Jane, April and Siôn, have a great BigMouthCamp.org.au
Occasionally there are somethings that profoundly change your life. Even rarer though is the opportunity to take part in something that not only changes your life but the lives of others: Big Mouth Camp is one of those things. This weekend three of our church members get the opportunity to change lives and have their lives changed. This weekend is the BIG MOUTH CAMP!
For those of you who don’t know what Big Mouth Camp (BMC) is here is some information from the camp website (www.bigmouthcamp.org.au);
The Big Mouth Camp is a residential camp for students from 6 to 15 years of age, who use speech generating devices. The camp is also for their families and carers. The primary aim of the camp is for the children using the device to improve their device use and become much more competent communicators in a fun and relaxing atmosphere.
Intensive communication therapy will be provided each morning and the afternoon will involve activities and opportunities for everyone to practice the skills they have learnt in the morning. Separate sibling recreation sessions will be conducted in the mornings, and this time will also provide parents/carers to discuss and work on issues around augmentative and alternative communication.
The camp will also be offering mentoring from experienced adult communication device users, training from device manufacturers / support staff, sessions on related disability computer software and much more!
BMC was set up by Jane Farrall (one of our church members) and has been running for 9 years. The Church helps support Big Mouth and has for most of the camps. It is one way we see to help the community around us.
The camp changes lives – it changes the lives of the volunteers who staff the camp. Speaking from personal experience; I went to the first camp having no experience talking to children with complex communication needs and physical disabilities. I will admit I was anxious, even scared as to how to approach and interact with the kids. It took me less than 10 minutes to discover that these were just kids, in every way. One young girl, who was 7 and who shall remain nameless (but SHE knows who she is), took great delight in calling me a pig. She can’t talk without her communication device but her sign language is very clear! Over the next few days, every time she saw me, she would make the sign of ‘pig’ and laugh so hard she would nearly cry. She still does it when we meet! She was just a little girl having fun at my expense. There are girls in church who do similar things every Sunday – call me names and laugh!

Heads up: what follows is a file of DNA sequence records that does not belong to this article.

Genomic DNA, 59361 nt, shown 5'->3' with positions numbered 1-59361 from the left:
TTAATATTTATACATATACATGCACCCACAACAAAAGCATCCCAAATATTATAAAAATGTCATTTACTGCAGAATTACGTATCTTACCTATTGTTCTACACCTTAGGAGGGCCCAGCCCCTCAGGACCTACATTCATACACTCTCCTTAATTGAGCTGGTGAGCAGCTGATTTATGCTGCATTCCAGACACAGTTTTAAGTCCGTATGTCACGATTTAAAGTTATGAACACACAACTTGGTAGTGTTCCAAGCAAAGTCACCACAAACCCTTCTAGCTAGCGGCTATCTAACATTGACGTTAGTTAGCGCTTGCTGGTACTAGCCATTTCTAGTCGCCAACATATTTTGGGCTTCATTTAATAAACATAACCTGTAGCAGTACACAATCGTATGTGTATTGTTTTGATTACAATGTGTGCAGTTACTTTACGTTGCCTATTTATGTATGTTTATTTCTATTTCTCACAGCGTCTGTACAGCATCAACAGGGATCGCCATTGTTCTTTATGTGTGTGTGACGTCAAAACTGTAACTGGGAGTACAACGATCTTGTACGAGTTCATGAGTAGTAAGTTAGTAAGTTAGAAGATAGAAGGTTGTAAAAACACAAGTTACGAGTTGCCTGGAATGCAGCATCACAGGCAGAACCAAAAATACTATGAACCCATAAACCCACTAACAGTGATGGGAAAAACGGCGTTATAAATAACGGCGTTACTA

Another year one of the boys found out I played rugby (very badly) and we spent hours chatting – him on his device and me with my loud voice about the rules and the great players and the Wallabies and the All Blacks.
A role model comes every year. An adult who uses a communication device who can tell the kids and the families about their experiences – the good and the bad. All these role models (and there have been several of them) are wonderful people who I am proud to say call me their friend. Meeting them at camp never fails to impress upon me how great some people are!